Anyway, not being one to give up easily, I took it upon myself to examine the D4T format, and come up with a way of converting my samples to an open format. Luckily, I had some samples sitting around in both formats; after examining them with hexdump(1) and a Python interpreter, I soon determined that D4T is a fairly simple format, consisting of a short header and the samples in 32-bit float format.
The header turned out to be a bit more work; there were what looked like magic numbers in it, as well as some values roughly proportional to the file size, though bizarrely unrelated to actual sizes. After creating a few oddly-sized AIFF files, importing them into RMIV and examining the imported versions, I determined that RMIV's format used a bizarre way of encoding integers: it would encode them in binary-coded centimal. Which is to say, as a series of bytes, each containing a value from 1 to 99, representing a pair of decimal digits. Why they settled on this peculiar and inefficient encoding, I can only guess; it seems too feeble to be an attempt to thwart reverse engineering.
Anyway, the point of this anecdote is that I have now written a Python script which converts from RMIV's .D4T sample files to AIFF files. (One could change it fairly trivially to make WAV files, though that's left as an exercise to the reader.) The script, named "dermiv", is here.
7. iPods have two fixes. Resetting and Restoring.
If both of those features do not work, your iPod is trash. Unless it's under warranty or you purchased AppleCare, then they will give you two options. First is to trade in your iPod for 10% off any model (except shuffle), or they will give you out of warranty replacement, Which usually means that you will pay around $100-$250 depending on the model you purchased.
6. We have 4 things that we will try to sell you when you purchase a computer.
AppleCare, of course, is your extended 3 year warranty, we are told to sell it as a service plan, but it does not do ANYTHING extra, but extend your warranty, and does not cover anything extra. .Mac is a ripoff unless you use the web site hosting. ProCare has to be the biggest ripoff. All this does is upgrade your AppleCare for one year. It has a little perk for business uses, but otherwise useless. Lastly, One-to-One training, which is the best deal in the store.
(via Boing Boing Gadgets)
New market research has revealed that Mac users are snobs, upper-income-bracket elitist aspirational types who see themselves as better than the PC-using rabble, while, seen from the other side, PC users are cheapskates.
Meanwhile, a filmmaker has made a documentary about the intense loyalty Maccies feel to their brand, which bears out some of the findings:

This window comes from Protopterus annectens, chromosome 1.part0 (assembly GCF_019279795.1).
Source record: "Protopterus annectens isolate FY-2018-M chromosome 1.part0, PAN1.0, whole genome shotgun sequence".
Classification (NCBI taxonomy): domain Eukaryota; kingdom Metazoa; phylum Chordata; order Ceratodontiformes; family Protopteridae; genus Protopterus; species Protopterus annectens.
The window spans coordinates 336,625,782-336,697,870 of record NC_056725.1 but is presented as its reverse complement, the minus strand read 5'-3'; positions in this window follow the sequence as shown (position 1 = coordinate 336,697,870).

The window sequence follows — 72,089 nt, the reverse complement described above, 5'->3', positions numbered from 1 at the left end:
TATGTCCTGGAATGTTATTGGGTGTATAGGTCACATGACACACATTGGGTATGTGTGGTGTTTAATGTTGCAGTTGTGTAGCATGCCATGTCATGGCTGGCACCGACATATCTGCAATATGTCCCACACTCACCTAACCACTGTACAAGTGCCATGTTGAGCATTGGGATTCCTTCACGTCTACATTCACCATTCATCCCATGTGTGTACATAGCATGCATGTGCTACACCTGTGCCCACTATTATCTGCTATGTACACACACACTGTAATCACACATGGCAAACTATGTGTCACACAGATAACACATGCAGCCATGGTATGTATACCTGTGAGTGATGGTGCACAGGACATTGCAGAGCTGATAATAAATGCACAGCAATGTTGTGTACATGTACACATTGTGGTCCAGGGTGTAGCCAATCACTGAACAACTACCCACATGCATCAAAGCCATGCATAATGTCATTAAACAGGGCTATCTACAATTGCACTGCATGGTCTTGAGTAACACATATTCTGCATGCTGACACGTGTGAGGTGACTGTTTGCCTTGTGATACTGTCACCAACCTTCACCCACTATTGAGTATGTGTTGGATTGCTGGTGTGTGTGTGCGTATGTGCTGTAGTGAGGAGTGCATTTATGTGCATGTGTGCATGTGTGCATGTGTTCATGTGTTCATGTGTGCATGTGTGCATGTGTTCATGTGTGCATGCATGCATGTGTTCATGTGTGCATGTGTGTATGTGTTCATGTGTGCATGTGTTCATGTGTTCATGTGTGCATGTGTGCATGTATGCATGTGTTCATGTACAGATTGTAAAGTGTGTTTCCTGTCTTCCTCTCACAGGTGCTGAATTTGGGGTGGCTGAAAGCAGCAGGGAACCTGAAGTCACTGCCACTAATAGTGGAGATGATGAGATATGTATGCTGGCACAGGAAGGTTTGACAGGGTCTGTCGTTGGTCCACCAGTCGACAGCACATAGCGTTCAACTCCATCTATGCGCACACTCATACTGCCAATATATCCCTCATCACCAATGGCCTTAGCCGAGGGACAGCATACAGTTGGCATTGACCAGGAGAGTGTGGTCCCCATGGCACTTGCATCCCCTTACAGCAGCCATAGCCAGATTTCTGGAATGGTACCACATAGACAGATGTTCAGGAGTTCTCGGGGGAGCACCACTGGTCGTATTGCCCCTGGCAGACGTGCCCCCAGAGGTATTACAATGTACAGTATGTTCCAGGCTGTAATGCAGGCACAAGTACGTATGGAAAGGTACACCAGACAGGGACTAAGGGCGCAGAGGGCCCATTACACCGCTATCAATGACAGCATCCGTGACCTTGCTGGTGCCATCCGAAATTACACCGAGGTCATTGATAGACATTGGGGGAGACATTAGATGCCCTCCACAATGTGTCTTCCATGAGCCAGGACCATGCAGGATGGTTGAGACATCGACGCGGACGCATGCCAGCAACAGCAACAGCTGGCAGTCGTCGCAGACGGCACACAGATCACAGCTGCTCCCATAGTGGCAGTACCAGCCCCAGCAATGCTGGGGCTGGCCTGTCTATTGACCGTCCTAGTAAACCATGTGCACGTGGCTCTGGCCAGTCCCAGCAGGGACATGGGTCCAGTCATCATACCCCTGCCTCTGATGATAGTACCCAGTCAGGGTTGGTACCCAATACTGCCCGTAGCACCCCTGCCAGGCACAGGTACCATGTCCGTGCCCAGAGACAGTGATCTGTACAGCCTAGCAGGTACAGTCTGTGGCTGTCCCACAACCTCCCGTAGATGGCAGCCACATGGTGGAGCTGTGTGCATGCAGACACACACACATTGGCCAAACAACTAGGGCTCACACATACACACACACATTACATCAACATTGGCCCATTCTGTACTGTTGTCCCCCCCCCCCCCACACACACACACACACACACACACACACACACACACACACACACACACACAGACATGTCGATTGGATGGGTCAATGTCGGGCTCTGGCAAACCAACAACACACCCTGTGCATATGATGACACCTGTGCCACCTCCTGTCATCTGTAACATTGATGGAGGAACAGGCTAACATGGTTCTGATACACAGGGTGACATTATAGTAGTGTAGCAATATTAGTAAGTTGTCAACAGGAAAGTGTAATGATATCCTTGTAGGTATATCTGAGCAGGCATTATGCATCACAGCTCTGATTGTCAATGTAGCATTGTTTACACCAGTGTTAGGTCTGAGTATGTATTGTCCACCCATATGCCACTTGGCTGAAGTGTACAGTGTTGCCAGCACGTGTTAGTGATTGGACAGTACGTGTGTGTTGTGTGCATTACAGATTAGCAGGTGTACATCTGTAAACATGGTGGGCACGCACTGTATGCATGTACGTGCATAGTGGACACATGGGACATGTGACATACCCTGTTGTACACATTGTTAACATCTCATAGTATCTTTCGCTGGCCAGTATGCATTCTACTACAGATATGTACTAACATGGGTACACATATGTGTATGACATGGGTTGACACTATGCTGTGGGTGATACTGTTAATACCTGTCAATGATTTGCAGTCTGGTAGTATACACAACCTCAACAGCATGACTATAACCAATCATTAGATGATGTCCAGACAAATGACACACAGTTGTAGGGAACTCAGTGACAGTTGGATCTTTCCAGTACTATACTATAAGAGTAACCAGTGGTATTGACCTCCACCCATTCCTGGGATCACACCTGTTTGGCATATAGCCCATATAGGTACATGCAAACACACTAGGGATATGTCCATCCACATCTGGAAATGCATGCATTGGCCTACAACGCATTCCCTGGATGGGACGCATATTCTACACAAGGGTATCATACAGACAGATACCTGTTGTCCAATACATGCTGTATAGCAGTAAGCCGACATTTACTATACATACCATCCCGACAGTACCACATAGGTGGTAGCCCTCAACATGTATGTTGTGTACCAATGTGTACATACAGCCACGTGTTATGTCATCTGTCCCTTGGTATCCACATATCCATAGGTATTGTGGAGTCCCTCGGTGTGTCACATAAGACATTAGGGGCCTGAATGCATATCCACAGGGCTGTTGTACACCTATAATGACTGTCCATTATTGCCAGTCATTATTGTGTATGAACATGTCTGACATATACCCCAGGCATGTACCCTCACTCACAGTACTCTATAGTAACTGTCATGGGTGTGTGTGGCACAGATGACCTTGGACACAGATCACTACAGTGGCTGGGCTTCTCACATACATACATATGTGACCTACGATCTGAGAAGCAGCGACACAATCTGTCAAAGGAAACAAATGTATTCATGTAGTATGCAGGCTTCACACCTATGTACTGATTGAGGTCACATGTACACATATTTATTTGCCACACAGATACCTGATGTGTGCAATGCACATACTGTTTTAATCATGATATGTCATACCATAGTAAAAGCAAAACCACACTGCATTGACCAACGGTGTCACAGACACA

Violet Blue, a popular blogger and sex columnist for the San Francisco Chronicle, who also features in the film, says: "First of all, I've never knowingly slept with a Windows users ... that would never, ever happen."Anyway, back to the Mac-users-are-snobs thing: the description of the difference between Mac users and PC users reminded me a lot of (Mac user) Momus' recent paraphrasing of the right-wing anti-intellectual argument against liberal cosmopolitan elites:
The intellectual is not one of us. We are ordinary folks, he is a member of an elite. We gravitate around right wing ideas, he's left-leaning. We're family people, he screws men, women and children. We farm, he stays in the city, with his intellectual elite, or on campus, corrupting the minds of our youth. We're religious, but the intellectual is an unbeliever. We run to fat, he stays thin. We're patriots, he's a cosmopolitan, equally at home with foreigners as with his own kind. He puts loyalty to ideas before loyalty to his people. We have the church, he has the liberal media.I'm wondering whether Microsoft or Dell or whoever didn't miss a trick in the few years after 9/11 when Americans (and, to a lesser extent, other Westerners) fell into a right-wing populist groupthink, dissociating themselves from straw-man liberalism. Perhaps, had they run ads playing on the stereotypes of Mac users as potentially disloyal rootless cosmopolitanists, they could have converted some Mac sales into sales of PCs and copies of Windows. After all, when your country's under siege, you don't want to be seen to be distancing yourself from your compatriots, however symbolically.
Jona Bechtolt of YACHT (and formerly of The Blow)'s latest venture (with partner-in-crime Claire L. Evans): making MacBook Air laptop sleeves that look like manila envelopes, like the one Steve Jobs pulled the Air out of at MacWorld. For people who also have a Banana Phone.
If one had a MacBook Air, that would look either cool or cheesy, depending on the execution. Though I'm not tempted to buy one; given that I use my Mac for music and video, I couldn't justify buying one with only one USB port and no FireWire.